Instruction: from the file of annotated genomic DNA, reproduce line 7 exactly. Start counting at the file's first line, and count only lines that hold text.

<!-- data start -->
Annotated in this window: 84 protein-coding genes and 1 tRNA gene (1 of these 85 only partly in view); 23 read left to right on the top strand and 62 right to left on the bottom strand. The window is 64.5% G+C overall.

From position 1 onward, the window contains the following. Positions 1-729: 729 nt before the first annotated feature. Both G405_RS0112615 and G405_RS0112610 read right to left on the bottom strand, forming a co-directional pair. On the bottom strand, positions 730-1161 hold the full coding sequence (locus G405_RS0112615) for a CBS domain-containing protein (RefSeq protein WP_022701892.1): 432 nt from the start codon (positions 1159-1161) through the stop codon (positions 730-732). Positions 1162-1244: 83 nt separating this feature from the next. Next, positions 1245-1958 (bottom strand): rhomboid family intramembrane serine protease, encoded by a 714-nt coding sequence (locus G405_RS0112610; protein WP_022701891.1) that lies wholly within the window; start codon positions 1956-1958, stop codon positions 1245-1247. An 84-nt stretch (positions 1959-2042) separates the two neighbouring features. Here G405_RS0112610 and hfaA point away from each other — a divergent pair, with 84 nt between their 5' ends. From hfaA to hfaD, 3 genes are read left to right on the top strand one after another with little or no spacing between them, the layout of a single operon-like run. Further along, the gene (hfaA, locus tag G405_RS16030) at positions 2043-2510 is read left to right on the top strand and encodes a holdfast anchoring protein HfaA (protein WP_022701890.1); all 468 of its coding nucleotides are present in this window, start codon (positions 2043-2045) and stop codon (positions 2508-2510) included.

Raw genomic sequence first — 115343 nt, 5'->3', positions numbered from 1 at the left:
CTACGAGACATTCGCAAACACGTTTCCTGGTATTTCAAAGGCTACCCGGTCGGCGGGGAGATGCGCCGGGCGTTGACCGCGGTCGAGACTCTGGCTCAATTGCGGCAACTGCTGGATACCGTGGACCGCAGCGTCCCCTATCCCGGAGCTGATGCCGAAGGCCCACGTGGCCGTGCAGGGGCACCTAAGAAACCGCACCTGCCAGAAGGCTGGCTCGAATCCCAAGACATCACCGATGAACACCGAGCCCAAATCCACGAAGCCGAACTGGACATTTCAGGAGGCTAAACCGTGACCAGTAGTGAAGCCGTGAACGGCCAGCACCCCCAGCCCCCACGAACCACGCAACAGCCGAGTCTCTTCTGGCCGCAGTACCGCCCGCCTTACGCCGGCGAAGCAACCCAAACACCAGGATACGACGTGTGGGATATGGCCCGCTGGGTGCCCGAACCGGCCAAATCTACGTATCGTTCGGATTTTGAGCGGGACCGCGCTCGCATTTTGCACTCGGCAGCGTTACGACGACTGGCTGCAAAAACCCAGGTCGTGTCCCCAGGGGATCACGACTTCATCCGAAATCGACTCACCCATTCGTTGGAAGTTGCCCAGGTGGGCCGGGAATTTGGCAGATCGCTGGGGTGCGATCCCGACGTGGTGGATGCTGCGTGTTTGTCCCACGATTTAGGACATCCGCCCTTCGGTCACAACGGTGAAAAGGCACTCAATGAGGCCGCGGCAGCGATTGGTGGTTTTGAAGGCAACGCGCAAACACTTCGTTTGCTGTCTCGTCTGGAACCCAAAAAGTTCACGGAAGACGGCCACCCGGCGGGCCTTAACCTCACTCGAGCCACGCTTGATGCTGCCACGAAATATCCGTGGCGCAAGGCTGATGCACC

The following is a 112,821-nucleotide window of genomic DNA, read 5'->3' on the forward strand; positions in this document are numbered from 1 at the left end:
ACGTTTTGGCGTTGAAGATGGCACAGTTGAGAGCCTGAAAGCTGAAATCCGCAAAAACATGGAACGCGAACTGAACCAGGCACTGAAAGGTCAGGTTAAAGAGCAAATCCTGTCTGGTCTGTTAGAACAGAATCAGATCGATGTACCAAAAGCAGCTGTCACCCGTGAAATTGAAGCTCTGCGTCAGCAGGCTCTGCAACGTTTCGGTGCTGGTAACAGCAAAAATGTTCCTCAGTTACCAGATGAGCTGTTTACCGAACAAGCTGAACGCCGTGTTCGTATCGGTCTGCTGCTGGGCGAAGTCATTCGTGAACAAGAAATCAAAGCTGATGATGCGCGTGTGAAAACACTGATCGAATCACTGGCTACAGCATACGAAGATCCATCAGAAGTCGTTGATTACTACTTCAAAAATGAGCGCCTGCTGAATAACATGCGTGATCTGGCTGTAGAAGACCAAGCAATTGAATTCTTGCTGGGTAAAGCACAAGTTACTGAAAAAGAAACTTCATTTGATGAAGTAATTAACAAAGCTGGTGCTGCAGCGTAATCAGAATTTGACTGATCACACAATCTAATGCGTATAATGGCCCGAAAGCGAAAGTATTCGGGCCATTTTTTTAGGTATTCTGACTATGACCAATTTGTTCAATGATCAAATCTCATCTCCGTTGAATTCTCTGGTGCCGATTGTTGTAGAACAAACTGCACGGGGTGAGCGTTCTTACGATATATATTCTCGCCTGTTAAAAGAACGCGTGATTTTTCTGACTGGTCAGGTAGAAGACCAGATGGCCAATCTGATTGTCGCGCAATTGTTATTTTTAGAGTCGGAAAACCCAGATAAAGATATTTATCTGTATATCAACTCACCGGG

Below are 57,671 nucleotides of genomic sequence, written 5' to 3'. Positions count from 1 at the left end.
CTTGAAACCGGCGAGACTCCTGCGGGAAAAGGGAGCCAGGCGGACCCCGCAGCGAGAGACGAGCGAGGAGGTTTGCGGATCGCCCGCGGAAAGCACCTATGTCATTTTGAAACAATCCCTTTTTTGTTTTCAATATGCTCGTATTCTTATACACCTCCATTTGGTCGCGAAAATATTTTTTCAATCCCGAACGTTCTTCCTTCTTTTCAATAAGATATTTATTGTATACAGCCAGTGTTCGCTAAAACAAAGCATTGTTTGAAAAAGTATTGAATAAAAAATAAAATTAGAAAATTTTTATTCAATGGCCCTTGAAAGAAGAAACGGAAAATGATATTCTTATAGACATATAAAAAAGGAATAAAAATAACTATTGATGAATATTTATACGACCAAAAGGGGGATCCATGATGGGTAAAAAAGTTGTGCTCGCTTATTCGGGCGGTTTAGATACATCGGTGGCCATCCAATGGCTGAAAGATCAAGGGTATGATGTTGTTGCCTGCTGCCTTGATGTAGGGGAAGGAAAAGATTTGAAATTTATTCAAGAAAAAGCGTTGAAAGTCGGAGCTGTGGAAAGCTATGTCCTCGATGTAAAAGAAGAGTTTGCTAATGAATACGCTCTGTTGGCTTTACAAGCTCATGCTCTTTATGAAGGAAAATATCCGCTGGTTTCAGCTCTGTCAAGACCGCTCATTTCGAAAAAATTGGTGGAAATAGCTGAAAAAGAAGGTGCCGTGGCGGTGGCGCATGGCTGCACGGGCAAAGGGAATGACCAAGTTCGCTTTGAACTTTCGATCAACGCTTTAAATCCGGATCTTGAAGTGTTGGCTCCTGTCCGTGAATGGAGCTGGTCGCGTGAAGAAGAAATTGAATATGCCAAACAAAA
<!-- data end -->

Below are 57,671 nucleotides of genomic sequence, written 5' to 3'. Positions count from 1 at the left end.